“We are disappointed that Judge MacLeod thought it was necessary to rescue himself, it is not a decision we can question,” said attorney Andru Volinsky. “The question we have is who steps in now and gets us back on track so 90 percent of the property taxpayers in New Hampshire are not disadvantaged.

“We all know justice delayed is justice denied and that is precisely the case here.”

The plaintiffs’ attorneys, Volinsky, John Tobin and Natalie Laflamme, said in the motion to stop setting the rate, the state continues to ignore the New Hampshire Supreme Court by using varying rates for the statewide property tax, which hurts communities with lower property values.

“Ever since (Claremont II,) the State has tried numerous mechanisms to avoid implementing an equitable tax system that would have the effect of imposing a fairer tax burden on wealthier towns, requiring the courts to intervene and protect the constitutional rights of New Hampshire citizens.

“Now, the State is primed to once again impose a tax using the same mechanisms previously held unconstitutional that will result in some taxpayers paying up to seven times as much for education funding as their wealthier counterparts,” the attorneys wrote in their motion to the court.

Since 2011, the wealthy communities have been allowed to retain the extra money raised through the tax, which in essence lowers their rates.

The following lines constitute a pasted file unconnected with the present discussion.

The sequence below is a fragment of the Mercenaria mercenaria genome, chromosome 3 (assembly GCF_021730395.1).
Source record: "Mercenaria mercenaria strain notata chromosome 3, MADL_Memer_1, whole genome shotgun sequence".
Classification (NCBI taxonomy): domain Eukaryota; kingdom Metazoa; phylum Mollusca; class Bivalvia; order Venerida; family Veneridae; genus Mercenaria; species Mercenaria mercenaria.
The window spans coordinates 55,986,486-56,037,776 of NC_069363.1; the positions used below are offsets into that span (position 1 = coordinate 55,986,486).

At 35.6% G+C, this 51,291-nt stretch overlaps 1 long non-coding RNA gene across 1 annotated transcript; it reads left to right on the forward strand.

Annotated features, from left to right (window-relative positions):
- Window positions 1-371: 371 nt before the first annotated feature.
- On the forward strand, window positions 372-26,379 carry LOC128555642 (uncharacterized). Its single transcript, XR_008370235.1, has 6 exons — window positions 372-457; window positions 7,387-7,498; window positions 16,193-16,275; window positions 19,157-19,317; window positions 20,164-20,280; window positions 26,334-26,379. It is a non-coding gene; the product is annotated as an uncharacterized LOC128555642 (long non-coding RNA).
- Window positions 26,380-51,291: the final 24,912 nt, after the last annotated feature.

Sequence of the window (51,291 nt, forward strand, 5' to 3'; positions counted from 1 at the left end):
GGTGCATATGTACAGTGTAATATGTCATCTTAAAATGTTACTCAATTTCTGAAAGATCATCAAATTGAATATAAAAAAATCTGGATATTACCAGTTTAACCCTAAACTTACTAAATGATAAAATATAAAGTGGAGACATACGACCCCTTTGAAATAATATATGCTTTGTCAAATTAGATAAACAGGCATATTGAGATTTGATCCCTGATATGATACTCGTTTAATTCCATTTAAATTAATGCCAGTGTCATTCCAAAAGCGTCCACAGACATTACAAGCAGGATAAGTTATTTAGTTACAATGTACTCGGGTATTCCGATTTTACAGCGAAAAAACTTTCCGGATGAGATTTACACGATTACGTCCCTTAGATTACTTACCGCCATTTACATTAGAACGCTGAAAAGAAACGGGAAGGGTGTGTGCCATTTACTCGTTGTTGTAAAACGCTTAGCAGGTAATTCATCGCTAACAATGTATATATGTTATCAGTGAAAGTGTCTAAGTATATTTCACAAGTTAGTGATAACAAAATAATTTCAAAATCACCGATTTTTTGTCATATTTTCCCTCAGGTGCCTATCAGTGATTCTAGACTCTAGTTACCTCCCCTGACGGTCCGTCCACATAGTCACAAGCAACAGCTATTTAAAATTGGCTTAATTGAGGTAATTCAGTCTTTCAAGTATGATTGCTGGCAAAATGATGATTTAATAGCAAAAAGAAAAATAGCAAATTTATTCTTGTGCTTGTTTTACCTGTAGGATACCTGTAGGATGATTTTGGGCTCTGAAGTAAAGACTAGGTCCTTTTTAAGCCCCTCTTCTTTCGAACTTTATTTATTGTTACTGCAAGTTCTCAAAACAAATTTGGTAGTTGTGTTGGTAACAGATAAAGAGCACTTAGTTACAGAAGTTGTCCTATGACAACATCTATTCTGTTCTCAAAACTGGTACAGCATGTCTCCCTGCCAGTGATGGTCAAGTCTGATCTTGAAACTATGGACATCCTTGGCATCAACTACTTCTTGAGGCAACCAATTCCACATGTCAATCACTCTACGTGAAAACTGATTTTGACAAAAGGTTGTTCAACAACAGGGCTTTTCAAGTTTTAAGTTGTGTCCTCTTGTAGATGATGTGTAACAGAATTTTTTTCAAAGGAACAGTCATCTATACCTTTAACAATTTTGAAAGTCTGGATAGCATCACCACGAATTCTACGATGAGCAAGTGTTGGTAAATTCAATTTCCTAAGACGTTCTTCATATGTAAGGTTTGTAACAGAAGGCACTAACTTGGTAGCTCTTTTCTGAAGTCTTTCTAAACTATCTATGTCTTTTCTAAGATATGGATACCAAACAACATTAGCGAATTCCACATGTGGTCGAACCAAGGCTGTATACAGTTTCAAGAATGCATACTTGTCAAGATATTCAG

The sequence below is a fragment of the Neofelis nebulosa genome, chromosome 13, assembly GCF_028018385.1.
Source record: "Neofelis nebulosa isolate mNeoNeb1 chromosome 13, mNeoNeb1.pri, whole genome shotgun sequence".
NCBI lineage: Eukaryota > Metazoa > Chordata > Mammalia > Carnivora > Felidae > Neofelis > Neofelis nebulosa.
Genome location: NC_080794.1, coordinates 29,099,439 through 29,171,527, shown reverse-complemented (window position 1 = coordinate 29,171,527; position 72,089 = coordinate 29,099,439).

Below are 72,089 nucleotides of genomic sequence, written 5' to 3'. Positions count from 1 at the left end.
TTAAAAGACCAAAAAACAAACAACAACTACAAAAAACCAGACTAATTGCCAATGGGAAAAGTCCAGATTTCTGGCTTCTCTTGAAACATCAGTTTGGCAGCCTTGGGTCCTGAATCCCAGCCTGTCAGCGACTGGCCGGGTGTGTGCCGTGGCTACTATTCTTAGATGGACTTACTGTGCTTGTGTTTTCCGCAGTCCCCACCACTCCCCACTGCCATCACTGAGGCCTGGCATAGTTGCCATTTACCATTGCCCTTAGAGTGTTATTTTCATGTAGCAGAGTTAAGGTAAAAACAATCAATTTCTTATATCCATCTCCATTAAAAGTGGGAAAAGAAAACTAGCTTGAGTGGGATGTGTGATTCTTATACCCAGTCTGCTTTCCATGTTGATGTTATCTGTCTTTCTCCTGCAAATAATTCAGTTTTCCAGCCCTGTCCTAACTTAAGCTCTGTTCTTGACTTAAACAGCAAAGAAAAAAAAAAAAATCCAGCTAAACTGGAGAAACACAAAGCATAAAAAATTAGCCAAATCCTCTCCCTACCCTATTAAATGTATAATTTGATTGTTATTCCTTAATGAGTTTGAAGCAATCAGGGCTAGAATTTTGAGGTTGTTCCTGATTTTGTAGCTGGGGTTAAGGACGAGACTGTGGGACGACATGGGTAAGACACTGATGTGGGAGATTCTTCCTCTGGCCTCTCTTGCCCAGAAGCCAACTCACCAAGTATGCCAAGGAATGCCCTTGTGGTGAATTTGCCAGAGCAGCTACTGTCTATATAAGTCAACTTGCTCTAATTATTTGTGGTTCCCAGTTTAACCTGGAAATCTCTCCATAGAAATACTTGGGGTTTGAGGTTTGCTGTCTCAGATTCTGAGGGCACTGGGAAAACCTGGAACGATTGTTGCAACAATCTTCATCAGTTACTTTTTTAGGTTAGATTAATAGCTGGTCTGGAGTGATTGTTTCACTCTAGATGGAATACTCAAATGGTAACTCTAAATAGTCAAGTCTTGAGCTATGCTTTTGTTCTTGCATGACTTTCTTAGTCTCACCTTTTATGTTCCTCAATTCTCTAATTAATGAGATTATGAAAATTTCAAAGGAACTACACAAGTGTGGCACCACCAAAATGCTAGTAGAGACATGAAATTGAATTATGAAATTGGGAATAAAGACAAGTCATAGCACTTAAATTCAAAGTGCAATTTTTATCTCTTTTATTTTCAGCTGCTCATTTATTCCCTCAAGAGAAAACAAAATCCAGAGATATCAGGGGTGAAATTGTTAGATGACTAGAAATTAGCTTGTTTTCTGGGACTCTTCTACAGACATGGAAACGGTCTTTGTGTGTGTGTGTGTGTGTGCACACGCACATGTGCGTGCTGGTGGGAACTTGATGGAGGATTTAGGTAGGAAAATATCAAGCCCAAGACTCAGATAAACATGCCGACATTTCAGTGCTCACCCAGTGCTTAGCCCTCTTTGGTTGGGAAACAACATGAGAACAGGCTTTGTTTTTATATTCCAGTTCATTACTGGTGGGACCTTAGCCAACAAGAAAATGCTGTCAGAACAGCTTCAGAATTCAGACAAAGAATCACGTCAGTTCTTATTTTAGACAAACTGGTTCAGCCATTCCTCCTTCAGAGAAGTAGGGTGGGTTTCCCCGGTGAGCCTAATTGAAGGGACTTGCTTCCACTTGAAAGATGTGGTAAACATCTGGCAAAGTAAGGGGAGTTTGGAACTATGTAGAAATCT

“The SWEPT tax as currently administered is not uniform in rate as the State allows towns with surplus SWEPT funds to either set a negative local education tax rate to offset the State’s official equalized SWEPT tax rate or retain the excess,” the motion states. “Both of these mechanisms have been previously deemed unconstitutional by New Hampshire courts.”

The Department of Revenue Administration sets property tax rates in the fall for collections due in December and has begun that work. About 40 communities in the state are allowed either to keep excess revenue from the SWEPT or set negative rates.

The Supreme Court decisions in the original Claremont education lawsuit, clearly left it to the legislature to fix the inadequacies and unconstitutional issues in the system, but to date the legislature has failed to address the key findings of the court.

The current lawsuit challenging the funding system, is one of two suits before the courts challenging the state’s public education system.

The ConVal Regional School Districts and others sued the state claiming the state’s per-pupil, adequate education rate is too low and does not cover most school education costs. 

The original Claremont decision found the state has an obligation to provide each student with an adequate education and to pay for it.

The state’s current rate is $3,636 per student and Superior Court Judge David Ruoff sided with the districts but declined to set a higher rate.

The Supreme Court generally agreed but sent the case back to Ruoff telling the plaintiffs to present their actual costs and why such items as transportation and capital costs should be included in the rate, which are not included under the current system.

That case is before Rockingham County Superior Court with a trial set for next year.

Garry Rayno may be reached at garry.rayno@yahoo.com.